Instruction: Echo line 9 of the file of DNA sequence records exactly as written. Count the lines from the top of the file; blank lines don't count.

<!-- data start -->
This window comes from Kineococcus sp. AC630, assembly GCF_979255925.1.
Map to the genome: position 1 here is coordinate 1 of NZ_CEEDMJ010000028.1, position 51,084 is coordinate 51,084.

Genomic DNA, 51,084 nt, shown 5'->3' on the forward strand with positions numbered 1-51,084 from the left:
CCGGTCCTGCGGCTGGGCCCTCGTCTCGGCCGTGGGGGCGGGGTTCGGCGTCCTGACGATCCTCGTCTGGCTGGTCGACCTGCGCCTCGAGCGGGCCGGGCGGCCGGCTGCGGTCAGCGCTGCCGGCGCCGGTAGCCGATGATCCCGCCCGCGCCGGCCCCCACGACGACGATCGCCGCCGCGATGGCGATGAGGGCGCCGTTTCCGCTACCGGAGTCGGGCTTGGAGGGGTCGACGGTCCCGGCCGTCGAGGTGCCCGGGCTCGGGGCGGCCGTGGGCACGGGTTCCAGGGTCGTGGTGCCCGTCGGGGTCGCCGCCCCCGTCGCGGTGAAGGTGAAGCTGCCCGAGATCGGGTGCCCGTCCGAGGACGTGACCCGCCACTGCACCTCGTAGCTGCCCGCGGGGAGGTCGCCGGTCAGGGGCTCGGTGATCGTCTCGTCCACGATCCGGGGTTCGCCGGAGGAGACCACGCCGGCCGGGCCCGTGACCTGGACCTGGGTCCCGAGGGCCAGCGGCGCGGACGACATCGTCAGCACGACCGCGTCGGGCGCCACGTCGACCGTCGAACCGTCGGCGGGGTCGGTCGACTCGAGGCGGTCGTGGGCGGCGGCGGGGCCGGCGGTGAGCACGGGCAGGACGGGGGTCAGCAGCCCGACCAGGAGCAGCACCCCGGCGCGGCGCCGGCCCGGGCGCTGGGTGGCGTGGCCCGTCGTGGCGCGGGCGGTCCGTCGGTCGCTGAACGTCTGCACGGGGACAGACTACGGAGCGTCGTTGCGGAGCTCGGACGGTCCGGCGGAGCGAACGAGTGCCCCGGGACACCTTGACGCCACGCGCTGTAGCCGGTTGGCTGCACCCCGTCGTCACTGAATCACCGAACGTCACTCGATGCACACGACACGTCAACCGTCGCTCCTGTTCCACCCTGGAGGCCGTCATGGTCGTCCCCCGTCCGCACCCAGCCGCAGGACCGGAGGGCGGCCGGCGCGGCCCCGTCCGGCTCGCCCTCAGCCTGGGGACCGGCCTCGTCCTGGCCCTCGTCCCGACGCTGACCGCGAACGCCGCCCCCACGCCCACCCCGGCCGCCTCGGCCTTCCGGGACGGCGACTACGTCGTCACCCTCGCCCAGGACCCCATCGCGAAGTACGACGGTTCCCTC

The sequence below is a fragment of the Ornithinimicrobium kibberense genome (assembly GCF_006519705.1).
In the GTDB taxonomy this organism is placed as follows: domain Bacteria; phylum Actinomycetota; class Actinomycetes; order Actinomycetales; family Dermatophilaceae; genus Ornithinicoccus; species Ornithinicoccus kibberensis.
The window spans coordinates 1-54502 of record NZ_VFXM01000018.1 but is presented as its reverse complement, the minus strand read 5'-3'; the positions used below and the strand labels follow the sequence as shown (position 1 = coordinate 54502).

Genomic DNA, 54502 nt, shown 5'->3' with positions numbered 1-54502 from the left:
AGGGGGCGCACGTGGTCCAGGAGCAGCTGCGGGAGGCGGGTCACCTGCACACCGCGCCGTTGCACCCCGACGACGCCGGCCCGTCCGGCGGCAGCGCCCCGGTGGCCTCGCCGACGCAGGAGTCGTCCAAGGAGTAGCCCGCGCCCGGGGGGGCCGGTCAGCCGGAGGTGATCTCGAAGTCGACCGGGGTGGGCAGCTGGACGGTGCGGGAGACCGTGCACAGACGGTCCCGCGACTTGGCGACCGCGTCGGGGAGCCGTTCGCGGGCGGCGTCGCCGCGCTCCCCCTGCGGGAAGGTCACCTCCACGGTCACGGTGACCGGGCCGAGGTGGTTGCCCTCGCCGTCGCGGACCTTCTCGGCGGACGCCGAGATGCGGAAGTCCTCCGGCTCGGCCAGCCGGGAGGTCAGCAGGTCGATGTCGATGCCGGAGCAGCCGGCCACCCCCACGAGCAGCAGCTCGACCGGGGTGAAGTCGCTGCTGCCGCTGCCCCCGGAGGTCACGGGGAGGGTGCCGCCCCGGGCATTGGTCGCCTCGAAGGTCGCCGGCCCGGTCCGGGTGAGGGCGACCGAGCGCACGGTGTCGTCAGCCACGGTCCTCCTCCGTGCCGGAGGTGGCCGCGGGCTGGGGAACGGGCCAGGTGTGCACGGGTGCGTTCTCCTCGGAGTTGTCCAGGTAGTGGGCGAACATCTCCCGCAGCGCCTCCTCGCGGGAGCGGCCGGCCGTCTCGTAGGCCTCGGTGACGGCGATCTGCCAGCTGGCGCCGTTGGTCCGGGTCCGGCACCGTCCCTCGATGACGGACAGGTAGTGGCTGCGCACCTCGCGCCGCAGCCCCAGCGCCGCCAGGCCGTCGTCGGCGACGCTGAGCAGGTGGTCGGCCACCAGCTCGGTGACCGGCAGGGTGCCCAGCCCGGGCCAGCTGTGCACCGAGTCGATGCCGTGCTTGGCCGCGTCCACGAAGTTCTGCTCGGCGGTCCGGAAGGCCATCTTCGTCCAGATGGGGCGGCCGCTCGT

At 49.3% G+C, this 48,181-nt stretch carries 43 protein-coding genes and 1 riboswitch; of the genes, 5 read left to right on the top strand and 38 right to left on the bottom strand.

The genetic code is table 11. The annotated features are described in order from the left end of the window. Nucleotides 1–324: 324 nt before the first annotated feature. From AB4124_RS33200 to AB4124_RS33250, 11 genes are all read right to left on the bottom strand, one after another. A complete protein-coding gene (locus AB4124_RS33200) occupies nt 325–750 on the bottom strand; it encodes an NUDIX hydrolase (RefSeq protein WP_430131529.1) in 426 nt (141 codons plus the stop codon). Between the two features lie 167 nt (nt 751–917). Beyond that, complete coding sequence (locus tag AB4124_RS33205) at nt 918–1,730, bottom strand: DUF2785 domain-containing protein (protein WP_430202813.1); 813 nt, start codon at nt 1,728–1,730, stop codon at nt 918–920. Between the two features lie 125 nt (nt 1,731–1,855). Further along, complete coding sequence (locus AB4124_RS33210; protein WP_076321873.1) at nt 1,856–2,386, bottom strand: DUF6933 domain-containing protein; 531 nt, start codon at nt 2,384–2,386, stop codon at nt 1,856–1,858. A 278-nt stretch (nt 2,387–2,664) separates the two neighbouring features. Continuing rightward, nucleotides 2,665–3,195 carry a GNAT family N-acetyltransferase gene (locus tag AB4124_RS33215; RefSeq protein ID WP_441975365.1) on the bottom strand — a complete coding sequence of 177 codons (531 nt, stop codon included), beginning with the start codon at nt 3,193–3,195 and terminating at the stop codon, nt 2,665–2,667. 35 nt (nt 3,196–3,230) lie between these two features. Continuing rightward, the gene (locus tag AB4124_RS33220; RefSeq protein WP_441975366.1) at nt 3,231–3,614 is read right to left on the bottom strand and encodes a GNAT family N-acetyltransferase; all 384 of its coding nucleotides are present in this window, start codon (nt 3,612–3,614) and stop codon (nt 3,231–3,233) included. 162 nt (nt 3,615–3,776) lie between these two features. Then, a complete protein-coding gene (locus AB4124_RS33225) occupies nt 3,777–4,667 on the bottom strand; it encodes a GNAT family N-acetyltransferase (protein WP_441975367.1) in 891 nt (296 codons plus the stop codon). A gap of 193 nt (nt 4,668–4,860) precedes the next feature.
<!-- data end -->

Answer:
AGGGGGCGCACGTGGTCCAGGAGCAGCTGCGGGAGGCGGGTCACCTGCACACCGCGCCGTTGCACCCCGACGACGCCGGCCCGTCCGGCGGCAGCGCCCCGGTGGCCTCGCCGACGCAGGAGTCGTCCAAGGAGTAGCCCGCGCCCGGGGGGGCCGGTCAGCCGGAGGTGATCTCGAAGTCGACCGGGGTGGGCAGCTGGACGGTGCGGGAGACCGTGCACAGACGGTCCCGCGACTTGGCGACCGCGTCGGGGAGCCGTTCGCGGGCGGCGTCGCCGCGCTCCCCCTGCGGGAAGGTCACCTCCACGGTCACGGTGACCGGGCCGAGGTGGTTGCCCTCGCCGTCGCGGACCTTCTCGGCGGACGCCGAGATGCGGAAGTCCTCCGGCTCGGCCAGCCGGGAGGTCAGCAGGTCGATGTCGATGCCGGAGCAGCCGGCCACCCCCACGAGCAGCAGCTCGACCGGGGTGAAGTCGCTGCTGCCGCTGCCCCCGGAGGTCACGGGGAGGGTGCCGCCCCGGGCATTGGTCGCCTCGAAGGTCGCCGGCCCGGTCCGGGTGAGGGCGACCGAGCGCACGGTGTCGTCAGCCACGGTCCTCCTCCGTGCCGGAGGTGGCCGCGGGCTGGGGAACGGGCCAGGTGTGCACGGGTGCGTTCTCCTCGGAGTTGTCCAGGTAGTGGGCGAACATCTCCCGCAGCGCCTCCTCGCGGGAGCGGCCGGCCGTCTCGTAGGCCTCGGTGACGGCGATCTGCCAGCTGGCGCCGTTGGTCCGGGTCCGGCACCGTCCCTCGATGACGGACAGGTAGTGGCTGCGCACCTCGCGCCGCAGCCCCAGCGCCGCCAGGCCGTCGTCGGCGACGCTGAGCAGGTGGTCGGCCACCAGCTCGGTGACCGGCAGGGTGCCCAGCCCGGGCCAGCTGTGCACCGAGTCGATGCCGTGCTTGGCCGCGTCCACGAAGTTCTGCTCGGCGGTCCGGAAGGCCATCTTCGTCCAGATGGGGCGGCCGCTCGT